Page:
The Hurricane (1937)

JOHN FORD Bil’s rating (out of 5): BBBBB.  USA, 1937.  The Samuel Goldwyn Company.  Screenplay by Dudley Nichols, adaptation by Oliver H.P. Garrett, based on the novel by Charles Nordhoff, James Norman Hall.  Cinematography by Bert Glennon.  Produced by Samuel Goldwyn.  Music by Alfred Newman.  Production Design by Richard Day.  Costume Design by Omar Kiam.  Film Editing by Lloyd Nosler.  Academy Awards 1937.  This excellent…

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Dead End (1937)

WILLIAM WYLER Bil’s rating (out of 5):  BBBB.5.  USA, 1937.  The Samuel Goldwyn Company.  Screenplay by Lillian Hellman, based on the play by Sidney Kingsley.  Cinematography by Gregg Toland.  Produced by Samuel Goldwyn.  Music by Alfred Newman.  Production Design by Richard Day.  Costume Design by Omar Kiam.  Film Editing by Daniel Mandell.  Academy Awards 1937.   Compelling adaptation of the play by Sidney Kingsley, with most of the…

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In Old Chicago (1937)

HENRY KING Bil’s rating (out of 5):  BBBB.  USA, 1937.  Twentieth Century Fox Film Corporation, Darryl F. Zanuck Productions.  Story by Niven Busch, Screenplay by Lamar Trotti, Sonya Levien.  Cinematography by J. Peverell Marley.  Produced by Darryl F. Zanuck.  Music by Cyril J. Mockridge.  Production Design by William S. Darling, Rudolph Sternad.  Costume Design by Royer.  Film Editing by Barbara McLean.  Academy Awards 1937.   The old…

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Broadway Melody Of 1938

BB.5 (out of 5) None of the Broadway Melodies have any narrative in common other than all being excuses to tell stories set in the New York theatre world. This one is a weakly assembled concoction made to give the lovely Eleanor Powell more time to shine on the silver screen while also finding a…

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Moonlight Sonata

BB.5 (out of 5) Real-life pianist Ignacy Paderewski begins this film with half an hour of footage of his performing popular classical pieces in concert, showing as much prowess at the age of 77 on the keyboard as he later shows in his role. The concert scene is followed by a brief interview in which…

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Something To Sing About (1937)

VICTOR SCHERTZINGER Bil’s rating (out of 5):  BBB.  USA, 1937.  Zion Meyers Productions.  Story by Victor Schertzinger, Screenplay by Austin Parker.  Cinematography by John Stumar.  Produced by Zion Myers, Victor Schertzinger.  Music by Myrl Alderman.  Production Design by Robert E. Lee, Paul Murphy.  Film Editing by Gene Milford.  Academy Awards 1937.   James Cagney was recruited to help push Grand National Pictures into the big leagues with the other…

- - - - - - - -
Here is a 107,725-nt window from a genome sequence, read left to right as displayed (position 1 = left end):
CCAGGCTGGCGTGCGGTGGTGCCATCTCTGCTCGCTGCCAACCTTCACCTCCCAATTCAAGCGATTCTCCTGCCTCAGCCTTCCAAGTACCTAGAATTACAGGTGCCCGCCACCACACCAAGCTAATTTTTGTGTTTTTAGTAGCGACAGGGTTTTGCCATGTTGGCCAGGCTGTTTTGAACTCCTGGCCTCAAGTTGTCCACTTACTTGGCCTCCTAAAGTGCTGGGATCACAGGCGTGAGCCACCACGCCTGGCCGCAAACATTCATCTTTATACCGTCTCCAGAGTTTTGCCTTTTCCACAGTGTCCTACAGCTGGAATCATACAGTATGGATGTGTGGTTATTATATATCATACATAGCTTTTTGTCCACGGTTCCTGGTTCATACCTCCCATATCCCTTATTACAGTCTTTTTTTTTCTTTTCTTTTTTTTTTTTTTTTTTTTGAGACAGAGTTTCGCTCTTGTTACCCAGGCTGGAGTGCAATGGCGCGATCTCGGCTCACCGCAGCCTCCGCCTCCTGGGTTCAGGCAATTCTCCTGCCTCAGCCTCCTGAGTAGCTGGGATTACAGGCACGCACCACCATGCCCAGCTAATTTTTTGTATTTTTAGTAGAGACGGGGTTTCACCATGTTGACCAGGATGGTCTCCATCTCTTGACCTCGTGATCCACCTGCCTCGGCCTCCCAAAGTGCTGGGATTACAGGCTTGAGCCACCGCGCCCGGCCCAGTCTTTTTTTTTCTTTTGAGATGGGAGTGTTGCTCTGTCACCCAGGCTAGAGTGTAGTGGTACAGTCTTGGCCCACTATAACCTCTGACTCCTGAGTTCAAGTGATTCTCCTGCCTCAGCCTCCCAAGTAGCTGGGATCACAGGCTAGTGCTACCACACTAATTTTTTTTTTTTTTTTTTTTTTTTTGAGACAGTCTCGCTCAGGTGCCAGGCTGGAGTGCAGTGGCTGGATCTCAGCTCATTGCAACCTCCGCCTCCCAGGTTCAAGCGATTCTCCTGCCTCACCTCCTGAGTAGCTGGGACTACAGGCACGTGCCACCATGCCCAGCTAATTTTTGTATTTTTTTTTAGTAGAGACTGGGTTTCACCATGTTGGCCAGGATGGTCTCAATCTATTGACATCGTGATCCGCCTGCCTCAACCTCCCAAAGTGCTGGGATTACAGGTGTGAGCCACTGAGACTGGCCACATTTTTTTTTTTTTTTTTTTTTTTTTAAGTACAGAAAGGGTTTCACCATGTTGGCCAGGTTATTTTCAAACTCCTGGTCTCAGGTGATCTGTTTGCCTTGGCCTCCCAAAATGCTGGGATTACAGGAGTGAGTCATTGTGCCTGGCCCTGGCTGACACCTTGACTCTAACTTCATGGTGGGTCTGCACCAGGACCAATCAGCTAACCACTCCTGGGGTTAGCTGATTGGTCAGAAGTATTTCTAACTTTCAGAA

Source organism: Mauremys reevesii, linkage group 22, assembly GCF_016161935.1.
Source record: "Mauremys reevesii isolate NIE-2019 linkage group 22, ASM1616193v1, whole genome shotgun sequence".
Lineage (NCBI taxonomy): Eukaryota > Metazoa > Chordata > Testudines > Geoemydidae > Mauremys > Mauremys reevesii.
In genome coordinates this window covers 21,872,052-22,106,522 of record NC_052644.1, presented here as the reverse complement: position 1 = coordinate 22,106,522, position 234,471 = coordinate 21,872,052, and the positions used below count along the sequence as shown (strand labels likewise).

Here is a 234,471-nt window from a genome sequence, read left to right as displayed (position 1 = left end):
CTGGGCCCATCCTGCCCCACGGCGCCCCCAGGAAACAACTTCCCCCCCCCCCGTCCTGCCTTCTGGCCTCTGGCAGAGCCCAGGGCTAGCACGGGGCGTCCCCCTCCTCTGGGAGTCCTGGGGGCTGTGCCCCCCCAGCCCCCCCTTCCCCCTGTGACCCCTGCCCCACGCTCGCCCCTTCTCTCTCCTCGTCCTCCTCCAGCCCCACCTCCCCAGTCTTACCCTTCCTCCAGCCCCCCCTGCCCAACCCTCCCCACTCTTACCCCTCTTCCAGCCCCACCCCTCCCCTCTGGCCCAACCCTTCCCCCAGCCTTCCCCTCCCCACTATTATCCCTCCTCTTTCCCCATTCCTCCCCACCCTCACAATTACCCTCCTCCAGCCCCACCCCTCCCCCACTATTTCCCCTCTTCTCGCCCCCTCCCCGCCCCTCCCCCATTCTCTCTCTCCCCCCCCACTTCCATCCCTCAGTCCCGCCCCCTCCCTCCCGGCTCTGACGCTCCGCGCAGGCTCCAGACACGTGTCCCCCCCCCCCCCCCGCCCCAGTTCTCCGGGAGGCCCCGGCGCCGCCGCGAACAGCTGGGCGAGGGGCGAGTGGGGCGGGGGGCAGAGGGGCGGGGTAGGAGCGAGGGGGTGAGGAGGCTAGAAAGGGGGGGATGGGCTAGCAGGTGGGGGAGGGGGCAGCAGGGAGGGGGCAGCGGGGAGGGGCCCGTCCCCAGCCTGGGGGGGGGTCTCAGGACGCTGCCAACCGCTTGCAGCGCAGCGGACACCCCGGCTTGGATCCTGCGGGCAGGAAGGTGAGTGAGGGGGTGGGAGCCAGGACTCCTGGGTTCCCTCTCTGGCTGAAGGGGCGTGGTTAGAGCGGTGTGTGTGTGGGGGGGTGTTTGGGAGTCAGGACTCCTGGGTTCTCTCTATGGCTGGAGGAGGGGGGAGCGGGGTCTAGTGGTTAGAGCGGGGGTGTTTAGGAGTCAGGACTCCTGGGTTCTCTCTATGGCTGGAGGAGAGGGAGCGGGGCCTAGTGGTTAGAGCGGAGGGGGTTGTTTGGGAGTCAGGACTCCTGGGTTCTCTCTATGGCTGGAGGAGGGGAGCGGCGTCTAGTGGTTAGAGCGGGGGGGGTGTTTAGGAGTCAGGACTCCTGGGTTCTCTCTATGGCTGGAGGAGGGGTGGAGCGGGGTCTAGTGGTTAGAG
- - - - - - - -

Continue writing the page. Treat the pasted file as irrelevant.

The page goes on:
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Manhattan Merry-Go-Round (Manhattan Music Box)

BB (out of 5) A silly distraction that is barely an excuse to showcase the popular music of the period.  A small-time radio station is taken over by a group of gangsters in need of a front.  This puts singer Phil Regan into a bind when he wants to marry secretary Ann Dvorak but has to shunt…

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Nothing Sacred

BBBB (out of 5) Carole Lombard‘s only Technicolour film is this hysterical comedy about a small-town woman mistakenly thought to be dying of internal poisoning, until her doctor points out otherwise. A New York reporter (Fredric March) has shown up to take her to the Big Apple and show her the city’s sights as a last…

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A Day At The Races

BBBBB (out of 5) Reviews of this film always point out that it isn’t quite as good as its predecessor A Night At The Opera, but who cares?  The plot is strung together a little more haphazardly than before, but it doesn’t make Groucho any less witty or the sight gags any less brilliant. The story,…

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Night Must Fall

BBBB (out of 5) Faithful to the original stageplay by Emlyn Williams, this entire film takes place in the peaceful English country cottage of a mean old English lady (Dame May Whitty). She lives there with her spinster niece/paid companion (Rosalind Russell), their only other company being the two saucy maids in their kitchen. Whitty…

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True Confession

BBB (out of 5) Highly imaginative fiction writer Carole Lombard (in one of her most adorable, zany performances) is married to honest, straight-laced lawyer Fred MacMurray.  When she decides to supplement their income by taking on an extra job, she winds up walking straight into a murder scene after her boss is killed on her first…

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Grand Illusion (La Grande Illusion)

BBBBB (out of 5) One of the most awe-inspiring war movies ever made is this Jean Renoir classic, one of the few war films not to feature a single battle scene. Instead it concentrates on the personal relationships that go on between enemies in a seemingly ‘gentlemanly’ war: Frenchmen Jean Gabin and Pierre Fresnay are held prisoner…

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